Returned to Co Council Housing Office with the Bed and Breakfast receipt – the Council refused to accept it as proof of address as it was not a permanent address. The Council also refused to stamp the Rent Allowance form.
Bought local paper and started ringing Landlords to arrange viewings. The resettlement worker and the client found suitable accommodation, where the landlord also agreed to accept Rent Allowance. Paid Landlord €100 cash partial deposit, and got Rent Allowance form completed.
Attended the Town Council Housing Office, who accepted the application. Attended Community Welfare Office at about 11.00am to process Rent Allowance application, but the office was closed. Revisited Landlord and got form completed for SWO. Revisited the Community Welfare Office with new proof of address which was now accepted. Visited GP (30km away) and got prescription for bi-polar medication and got Medical Card application form signed and stamped. This had to be posted, and can take up to six weeks to be approved and for a number to be issued. Went to pharmacy to get the medication and found that it was going to cost €100 for one weeks supply. Visited Citizens Information Service asking for help regarding the Medical Card and housing. A very sympathetic and willing Advocate rang Medical Card Section and arranged immediate appointment. Attended Medical Card Office (very helpful) and secured number – this is a process that normally takes many weeks.
Returned to pharmacy for medication, but as prescription was issued pre-Medical Card, the prescription needed to be changed. Attended the Drugs Awareness project.
All money now spent on B+B, food, deposit for flat, clothes etc. Attended Community Welfare Office and submitted Rent Allowance application form and applied for emergency payment for bedding, etc. but it was not possible to receive money at this stage.
St Vincent De Paul officers visited and gave the client a €50 food voucher, and returned later with some crockery, saucepans and two blankets.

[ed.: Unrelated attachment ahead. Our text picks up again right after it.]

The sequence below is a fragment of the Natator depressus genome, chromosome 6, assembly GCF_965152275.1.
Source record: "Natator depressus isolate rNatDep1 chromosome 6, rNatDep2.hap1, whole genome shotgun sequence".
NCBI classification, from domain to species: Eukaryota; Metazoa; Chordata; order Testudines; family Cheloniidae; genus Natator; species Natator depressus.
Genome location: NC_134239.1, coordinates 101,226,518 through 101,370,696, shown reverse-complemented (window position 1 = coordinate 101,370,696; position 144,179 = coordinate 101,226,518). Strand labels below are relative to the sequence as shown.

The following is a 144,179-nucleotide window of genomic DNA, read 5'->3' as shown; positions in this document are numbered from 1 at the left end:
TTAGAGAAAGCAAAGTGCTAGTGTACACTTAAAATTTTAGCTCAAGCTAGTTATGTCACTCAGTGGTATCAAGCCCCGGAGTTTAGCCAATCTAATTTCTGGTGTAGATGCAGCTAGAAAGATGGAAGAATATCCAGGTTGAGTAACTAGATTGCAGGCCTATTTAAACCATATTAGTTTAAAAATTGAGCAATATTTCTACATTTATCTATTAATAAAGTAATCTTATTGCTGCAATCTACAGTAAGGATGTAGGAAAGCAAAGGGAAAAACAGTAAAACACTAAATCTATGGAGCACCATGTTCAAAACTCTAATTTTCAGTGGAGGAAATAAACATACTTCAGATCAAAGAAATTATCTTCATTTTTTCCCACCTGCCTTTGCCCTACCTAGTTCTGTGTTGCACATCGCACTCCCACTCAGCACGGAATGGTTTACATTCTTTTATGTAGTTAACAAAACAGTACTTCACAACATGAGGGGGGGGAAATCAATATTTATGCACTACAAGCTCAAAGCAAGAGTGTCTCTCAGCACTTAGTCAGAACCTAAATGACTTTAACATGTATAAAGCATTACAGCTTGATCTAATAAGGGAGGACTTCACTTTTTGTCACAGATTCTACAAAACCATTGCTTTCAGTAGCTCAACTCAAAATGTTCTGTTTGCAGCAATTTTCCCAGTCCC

The client revisited the CWO and got a cheque for another week’s benefit (€204) and was told that a voucher for bedding would be posted. The client received a phone call from the landlord, saying he wanted the balance of his deposit today, or client would lose the flat. The client revisited the CWO and asked them to contact landlord direct and explain nature and timing of deposit.
The client registers with FÁS and posts proof of registration to the Community Welfare Office. The landlord rings again, now out of patience. His view is that he has taken a chance letting his property to an ex-prisoner, who has been living there for a week, and the Landlord has still received no rent at all and no meaningful deposit. The client manages to borrow money to pay rent, until Thursday when his first rent allowance payment is due from CWO. The client is still sleeping on the blankets provided by St Vincent De Paul. He rings the CWO to follow up on the bedding voucher.
Eventually, the client was set up in his flat, with benefits and GP/medication needs sorted. Shortly after that, he began doing a course in computer network security.
Expected OutcomeClient is now in university full time, has established a good relationship with his ex-partner and sees his children regularly. He maintains his medication meticulously, and is in good spirits despite living within very tight financial constraints.
Estimated Time frameThe resettlement worker worked with the client for approximately 15 months. It is now over two years since the client was released from prison, and he rings the resettlement worker from time to time to let him know how he’s doing or to ask for advice on a new challenge or decision he might be making.